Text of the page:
Individual differences |
Methods | Statistics | Clinical | Educational | Industrial | Professional items | World psychology |
A contrast effect is the enhancement or diminishment, relative to normal, of a perception and related performance as a result of immediately previous or simultaneous exposure to a stimulus of lesser or greater value in the same dimension. (In this definition a "normal" perception is one free of immediate related context, greater or lesser, more appealing or less appealing.)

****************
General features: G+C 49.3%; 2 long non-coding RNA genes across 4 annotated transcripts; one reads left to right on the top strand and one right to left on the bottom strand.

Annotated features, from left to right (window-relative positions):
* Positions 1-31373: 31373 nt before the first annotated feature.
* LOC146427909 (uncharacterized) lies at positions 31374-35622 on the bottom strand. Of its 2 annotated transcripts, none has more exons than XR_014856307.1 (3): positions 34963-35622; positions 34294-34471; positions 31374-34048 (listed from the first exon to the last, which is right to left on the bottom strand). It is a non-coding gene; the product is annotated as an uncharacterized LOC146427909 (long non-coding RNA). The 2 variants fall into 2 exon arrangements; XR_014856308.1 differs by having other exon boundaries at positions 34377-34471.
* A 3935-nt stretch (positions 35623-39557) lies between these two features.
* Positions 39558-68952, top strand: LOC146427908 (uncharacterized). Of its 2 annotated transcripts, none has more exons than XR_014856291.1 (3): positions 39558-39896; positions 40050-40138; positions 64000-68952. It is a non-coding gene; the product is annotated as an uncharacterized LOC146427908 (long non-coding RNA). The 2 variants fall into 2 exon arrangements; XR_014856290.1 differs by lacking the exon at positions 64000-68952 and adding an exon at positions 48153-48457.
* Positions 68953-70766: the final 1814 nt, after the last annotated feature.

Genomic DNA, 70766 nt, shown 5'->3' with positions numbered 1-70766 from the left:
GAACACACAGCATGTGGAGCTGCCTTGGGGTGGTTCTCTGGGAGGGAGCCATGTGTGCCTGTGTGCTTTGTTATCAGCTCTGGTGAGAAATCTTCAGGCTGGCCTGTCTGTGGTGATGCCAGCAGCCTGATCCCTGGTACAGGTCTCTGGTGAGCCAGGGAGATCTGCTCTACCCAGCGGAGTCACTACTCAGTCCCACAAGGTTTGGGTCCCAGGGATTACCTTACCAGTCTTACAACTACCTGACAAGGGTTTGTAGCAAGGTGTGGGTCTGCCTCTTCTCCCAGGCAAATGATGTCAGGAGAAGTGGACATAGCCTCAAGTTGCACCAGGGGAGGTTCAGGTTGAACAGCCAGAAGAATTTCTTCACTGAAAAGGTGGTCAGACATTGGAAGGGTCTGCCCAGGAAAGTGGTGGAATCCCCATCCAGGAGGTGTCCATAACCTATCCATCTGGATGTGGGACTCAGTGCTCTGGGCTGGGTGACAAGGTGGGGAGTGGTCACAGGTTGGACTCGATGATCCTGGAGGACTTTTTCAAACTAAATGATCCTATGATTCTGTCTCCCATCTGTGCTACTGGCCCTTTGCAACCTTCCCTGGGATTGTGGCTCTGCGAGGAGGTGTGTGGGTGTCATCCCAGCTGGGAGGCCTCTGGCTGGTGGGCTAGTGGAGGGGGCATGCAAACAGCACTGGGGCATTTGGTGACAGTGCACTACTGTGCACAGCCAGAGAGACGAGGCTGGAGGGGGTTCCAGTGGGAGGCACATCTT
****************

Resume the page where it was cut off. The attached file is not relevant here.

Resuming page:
Contrast effects are ubiquitous throughout human and non-human animal perception, cognition, and resultant performance. A hefted weight is perceived as heavier than normal when "contrasted" with a lighter weight. It is perceived as lighter than normal when contrasted with a heavier weight. An animal works harder than normal for a given amount of reward when that amount is contrasted with a lesser amount and works less energetically for that given amount when it is contrasted with a greater amount. A person appears more appealing than normal when contrasted with a person of less appeal and less appealing than normal when contrasted with one of greater appeal.